Cliffs of Insanity

Being a blogger and amateur photographer, sometimes people treat you differently and you are given access to things the average person might not get a chance to experience. The Republic of Ireland decided to allow my wife and I access to the most visited attraction free of charge and without any other visitors around to disrupt our visit. To say that we were treated like VIPs at the Cliffs of Moher is an understatement.

I’ll share with you, at the end of this blog, the secret to having this natural wonder to yourself and receiving VIP celebrity treatment while visiting the busiest natural feature in all of Ireland.

Panoramic of the Cliffs of Moher, sea level.
Panoramic of the Cliffs of Moher, as seen from sea level.

Beginning at the beginning.

We landed at Shannon airport at about 530am on a Sunday morning to begin our two week adventure in Ireland. Without planning it ahead of time, the early arrival worked out perfectly, as it gave me time to learn how to drive on the left side of the road, whilst sitting on the right side of the car, as the stick shift was on my left. My head, feet, and hands all needed to get on the same page before I took on the roads. Thank goodness those roads were empty. We headed north from the airport and went straight to the Cliffs of Moher.

Found in the Burren region of County Clare, the Cliffs of Moher (in Irish: Aillte an Mhothair) are the most visited natural attraction in all of Ireland. This five-mile stretch of rugged coastline is part of the famous Wild Atlantic Way tourism trail, which covers nine counties along Ireland’s west coast. The cliffs reach their highest point, 702 feet/214 meters, just north of the visitor’s center and O’Brien’s Tower.

2014 was the first year in which over one million visitors came to see the cliffs, so we were expecting a crowded mess, but what we were treated to was almost three hours of uninterrupted sightseeing and picture taking by ourselves. Just us and the cliffs. It was so special and so amazing that I almost considered proposing to me wife then and there. Fortunately, I kept to the plan and proposed later on during our trip (you can read about it here)…and she said yes.

Photo credit.

You may notice throughout this blog that most of the images are not mine. In fact, the images that I took the day we visited will never be seen. Travelling is full of high and low points, and I went from the high of having this natural wonder to ourselves to the lowest of lows when I realized that I had erased the memory card on which I had taken all my pictures on. I have nobody to blame but myself and the fact that I never changed the time and date in my camera. It was a life lesson I will never forget. The only thing that prevented me from dwelling on this lost opportunity was the fact that we had two weeks left to explore Ireland and that I lived in the moment while we were visiting the Cliffs of Moher. The lack of pictures just makes me want to go back and relive the experience again (only this time I will keep the pictures I take).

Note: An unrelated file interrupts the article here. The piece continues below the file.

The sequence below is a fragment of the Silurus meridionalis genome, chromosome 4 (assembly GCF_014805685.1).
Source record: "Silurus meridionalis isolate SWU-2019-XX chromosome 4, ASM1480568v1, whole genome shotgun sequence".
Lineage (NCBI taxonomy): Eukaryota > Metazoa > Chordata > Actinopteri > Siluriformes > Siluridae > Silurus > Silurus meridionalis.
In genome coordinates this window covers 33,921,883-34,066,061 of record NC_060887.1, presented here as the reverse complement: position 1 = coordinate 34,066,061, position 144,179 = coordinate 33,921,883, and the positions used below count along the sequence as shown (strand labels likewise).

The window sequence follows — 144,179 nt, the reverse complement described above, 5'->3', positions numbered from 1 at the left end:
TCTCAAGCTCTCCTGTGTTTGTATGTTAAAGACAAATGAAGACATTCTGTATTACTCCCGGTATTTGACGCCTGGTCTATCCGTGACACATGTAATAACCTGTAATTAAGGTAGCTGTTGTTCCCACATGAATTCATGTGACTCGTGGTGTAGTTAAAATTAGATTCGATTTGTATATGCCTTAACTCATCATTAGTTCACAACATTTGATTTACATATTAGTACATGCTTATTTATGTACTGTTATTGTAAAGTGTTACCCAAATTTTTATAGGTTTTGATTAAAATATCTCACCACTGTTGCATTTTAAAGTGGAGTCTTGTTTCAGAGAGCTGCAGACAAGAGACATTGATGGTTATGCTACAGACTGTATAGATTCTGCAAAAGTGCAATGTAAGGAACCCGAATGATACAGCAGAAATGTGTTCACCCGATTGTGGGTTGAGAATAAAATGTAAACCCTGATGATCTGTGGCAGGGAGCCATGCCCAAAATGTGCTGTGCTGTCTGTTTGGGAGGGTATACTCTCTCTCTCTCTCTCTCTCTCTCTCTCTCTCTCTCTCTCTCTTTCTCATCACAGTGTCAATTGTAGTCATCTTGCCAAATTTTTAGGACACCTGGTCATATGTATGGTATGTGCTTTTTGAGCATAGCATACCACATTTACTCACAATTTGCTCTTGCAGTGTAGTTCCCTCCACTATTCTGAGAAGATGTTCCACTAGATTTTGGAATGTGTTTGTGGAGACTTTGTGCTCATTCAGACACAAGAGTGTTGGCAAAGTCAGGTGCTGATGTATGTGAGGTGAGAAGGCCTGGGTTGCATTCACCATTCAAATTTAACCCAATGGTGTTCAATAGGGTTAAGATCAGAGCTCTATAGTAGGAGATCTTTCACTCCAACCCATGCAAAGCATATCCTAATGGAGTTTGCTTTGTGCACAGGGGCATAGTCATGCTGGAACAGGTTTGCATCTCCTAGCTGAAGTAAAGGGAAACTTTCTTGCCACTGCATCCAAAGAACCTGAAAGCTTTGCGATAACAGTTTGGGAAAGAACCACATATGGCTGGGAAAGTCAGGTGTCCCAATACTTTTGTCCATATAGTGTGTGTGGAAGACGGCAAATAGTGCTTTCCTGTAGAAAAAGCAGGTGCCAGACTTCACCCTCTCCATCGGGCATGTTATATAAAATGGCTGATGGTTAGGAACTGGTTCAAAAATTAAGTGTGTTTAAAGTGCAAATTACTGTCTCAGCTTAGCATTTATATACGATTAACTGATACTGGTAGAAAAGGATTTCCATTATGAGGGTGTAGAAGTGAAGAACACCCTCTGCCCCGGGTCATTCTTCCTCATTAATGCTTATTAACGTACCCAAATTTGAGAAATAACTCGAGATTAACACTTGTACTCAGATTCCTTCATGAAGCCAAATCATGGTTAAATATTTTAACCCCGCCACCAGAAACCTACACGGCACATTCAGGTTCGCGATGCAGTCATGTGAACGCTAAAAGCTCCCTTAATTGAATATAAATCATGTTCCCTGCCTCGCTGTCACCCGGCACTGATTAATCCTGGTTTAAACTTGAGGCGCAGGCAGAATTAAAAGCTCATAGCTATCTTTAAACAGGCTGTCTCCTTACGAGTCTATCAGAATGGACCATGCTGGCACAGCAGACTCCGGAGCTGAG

Please enjoy Emily’s pictures as I wipe my tears away thinking about the lost pictures.

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If you use your imagination you can just barely see Andre the Giant climbing a rope with the Man in Black gaining on him (yes, that was a Princess Bride reference).

The Cliffs of Moher Visitor Experience is beautifully designed and extremely thorough in educating the general public about the cliffs, the region, and the island. Seemingly built into the side of a hill, the visitor center is thoughtfully tucked away and does not distract or take away from the natural beauty of the area. I believe it was about six euros to go inside, but that cost includes parking as well.

There is a simple, but lengthy coastal walk which spans from Liscannor to the south up to Doolin in the north with the visitor center situated closer to Doolin. To trail from the visitor center to Liscannor is 20 km, while the center to Doolin is 8 km. If you just want to stroll from the visitor’s center south to Hag’s Head and back, you need to give yourself two to three hours and make sure you are prepared for great weather, as well as the worst thing you can imagine.

O’Brien’s Tower dominates the horizon when you are near the visitor center and is used as an observation tower. The tower sits right up against the cliff and there is an extra charge to walk up the spiral staircase and look at the world around you from the top of the round tower. The story goes that Sir Cornelius O’Brien built the tower in 1835 thinking that tourism would revive the area. Apparently, there used to be two round towers connected, but only one remains.

O'Brien's Tower, above the cliffs.
O’Brien’s Tower, above the cliffs.
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The sea and the sky.
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O’Brien’s Tower above, Branaunmore sea stack below.
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Saying goodbye to the Cliffs.

As promised earlier, I would now like to share with you the secret of how to have the Cliffs of Moher to yourself, but you must promise not to tell anybody else.

Go early. That’s the secret.

When we arrived around before 7am, we found nobody around. No employees, no tourists, not another living soul. The parking lot was empty, there were no gates to keep people out. The visitor center did not open until 9am, so we walked around the cliffs, along the scenic trail until after 9am. Once we had our fill of the cliffs, we then bought a ticket to the Cliffs of Moher Visitor Experience and learned more about the history and geology that made the cliffs what they are today.

Vincent Lorusso Written by:

A life is not important except in the impact it has on other lives. - Jackie Robinson

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